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Brazilian Dental Journal

Print version ISSN 0103-6440

Braz. Dent. J. vol.18 no.3 Ribeirão Preto  2007

http://dx.doi.org/10.1590/S0103-64402007000300016 

Jarabak 's cephalometric analysis of Brazilian black patients

 

 

Mayury Kuramae; Maria Beatriz Borges de Araújo Magnani; Eloísa Marcantonio Boeck; Adriana Simoni Lucato

Department of Pediatric Denstistry, Orthodontics Area, School of Dentistry of Piracicaba, State University of Campinas, Piracicaba, SP, Brazil

Correspondence

 

 


ABSTRACT

The treatment of skeletal disharmonies presents better results when performed during the growth period. The physical changes that occur in every individual express growth, which is ruled by genetic, general and environmental factors. In order to identify such disharmonies and hence concentrate the clinical actions during treatment and influence facial growth, cephalometrics appears as a useful a diagnostic tool for identifying facial growth patterns or growth direction. Jarabak's cephalometric analysis is used to assess facial growth pattern of subjects with normal occlusion or malocclusions. The purpose of this study was to obtain mean values for cephalometric measurements from Jarabak's cephalometric analyses of black Brazilian subjects resident in the city of Piracicaba, São Paulo state, Brazil and vicinities, who presented Class I molar relationship with normal overjet and overbite, mild or no tooth crowding or spacing, and no history of orthodontic treatment. A sample of 37 stone plaster casts and 37 lateral teleradiographs from both male and female individuals aged 10 to 14 years was evaluated. Data were analyzed statistically by Student's t-test at 5% significance level. There was no significant differences between genders. The cephalometric measurements obtained in this study were similar to the Jarabak's standards, except for S-N mean value in females (66.50 mm ± 3.16), which was significantly lower than the standard.

Key Words: cephalometrics, Orthodontics, African continental ancestry group.


RESUMO

A possibilidade de influenciar o crescimento das estruturas faciais continua sendo um grande desafio para os ortodontistas. As desarmonias esqueléticas apresentam melhores resultados se corrigidas no período de crescimento. As transformações ocorridas em um indivíduo representam a expressão do crescimento, que é regulado por fatores genéticos, gerais e ambientais. A fim de localizar as desarmonias, para concentrar as ações clínicas durante o tratamento e influenciar o crescimento facial, a cefalometria é um recurso diagnóstico útil na identificação do padrão facial ou na sua tendência de crescimento. A análise de Jarabak é utilizada para estudar o padrão de crescimento facial de indivíduos com oclusão normal ou com maloclusões. O objetivo do presente trabalho foi determinar os valores médios para as grandezas cefalométricas utilizadas na análise cefalométrica de Jarabak em indivíduos melanodermas, brasileiros, da região de Piracicaba, e com relação molar em Classe I com trespasse horizontal e vertical normal, com mínimo ou nenhum apinhamento ou diastemas e sem histórico de tratamento ortodôntico. Para tanto, foi utilizada uma amostra de 37 modelos de gesso pedra e 37 telerradiografias de cabeça, em norma lateral, de indivíduos de ambos os gêneros, compreendidos na faixa etária entre 10 a 14 anos. Os resultados foram submetidos ao teste "t" de Student, com nível de significância de 5%. Não houve diferenças significantes entre os gêneros. As medidas encontradas na população estudada foram semelhantes ao padrão, diferindo somente o S-N para o gênero feminino, que foi de 66,50 mm (± 3,16), significantemente menor que a média padrão.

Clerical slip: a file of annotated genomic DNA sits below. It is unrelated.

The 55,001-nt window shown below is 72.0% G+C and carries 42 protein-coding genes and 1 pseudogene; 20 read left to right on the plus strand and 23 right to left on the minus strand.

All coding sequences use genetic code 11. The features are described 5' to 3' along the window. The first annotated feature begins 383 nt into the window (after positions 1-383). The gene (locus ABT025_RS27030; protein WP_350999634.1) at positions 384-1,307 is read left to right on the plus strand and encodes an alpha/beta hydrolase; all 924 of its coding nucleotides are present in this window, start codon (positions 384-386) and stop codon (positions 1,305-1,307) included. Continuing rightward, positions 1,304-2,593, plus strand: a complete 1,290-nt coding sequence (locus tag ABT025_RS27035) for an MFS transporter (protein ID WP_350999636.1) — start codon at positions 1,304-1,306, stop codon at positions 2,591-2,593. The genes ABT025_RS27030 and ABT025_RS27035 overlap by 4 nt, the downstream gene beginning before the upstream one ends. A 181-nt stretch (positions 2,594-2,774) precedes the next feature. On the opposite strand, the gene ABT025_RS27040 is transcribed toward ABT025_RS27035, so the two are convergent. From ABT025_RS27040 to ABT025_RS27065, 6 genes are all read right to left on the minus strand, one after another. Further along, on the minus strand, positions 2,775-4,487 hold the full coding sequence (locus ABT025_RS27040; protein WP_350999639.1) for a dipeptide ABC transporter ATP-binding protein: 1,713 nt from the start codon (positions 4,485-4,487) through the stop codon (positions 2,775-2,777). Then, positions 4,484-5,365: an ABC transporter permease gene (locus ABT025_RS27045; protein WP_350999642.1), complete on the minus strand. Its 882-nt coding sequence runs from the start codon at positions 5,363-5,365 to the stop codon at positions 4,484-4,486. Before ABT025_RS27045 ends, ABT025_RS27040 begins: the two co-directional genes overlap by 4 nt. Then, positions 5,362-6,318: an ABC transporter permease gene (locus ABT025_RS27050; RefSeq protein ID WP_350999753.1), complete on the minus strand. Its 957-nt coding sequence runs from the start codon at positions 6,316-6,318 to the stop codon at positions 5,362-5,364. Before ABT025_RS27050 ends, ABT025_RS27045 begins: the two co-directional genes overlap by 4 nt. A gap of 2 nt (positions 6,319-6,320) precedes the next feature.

INTRODUCTION

Skeletal discrepancies show better results when treated during growth period. Thus, early intervention has become a modality of orthodontic therapy since the 70's. Cephalometric analysis is a useful diagnostic tool to determine facial type and its growth pattern, so that the clinician can determine facial disharmonies in order to centralize therapeutic measures during treatment and modify facial growth.

Jarabak (1) has defined cephalometrics as the science that segments the dentofacial complex in order to assess the relationship among segments and how individual growth increments or their changes can affect the whole complex. Jarabak's cephalometric analysis was based on the investigative studies of Björk (2), which were applied to clinical conditions, making possible to compare variations of shape, size, age, gender and race. Jarabak's cephalometric analysis also considers anteroposterior (Class I, Class II and Class III) and vertical (deep or open bite) intermaxillary relationships, taking as a reference the original structure: the cranial base. It also makes possible to diagnose the main determinant factors.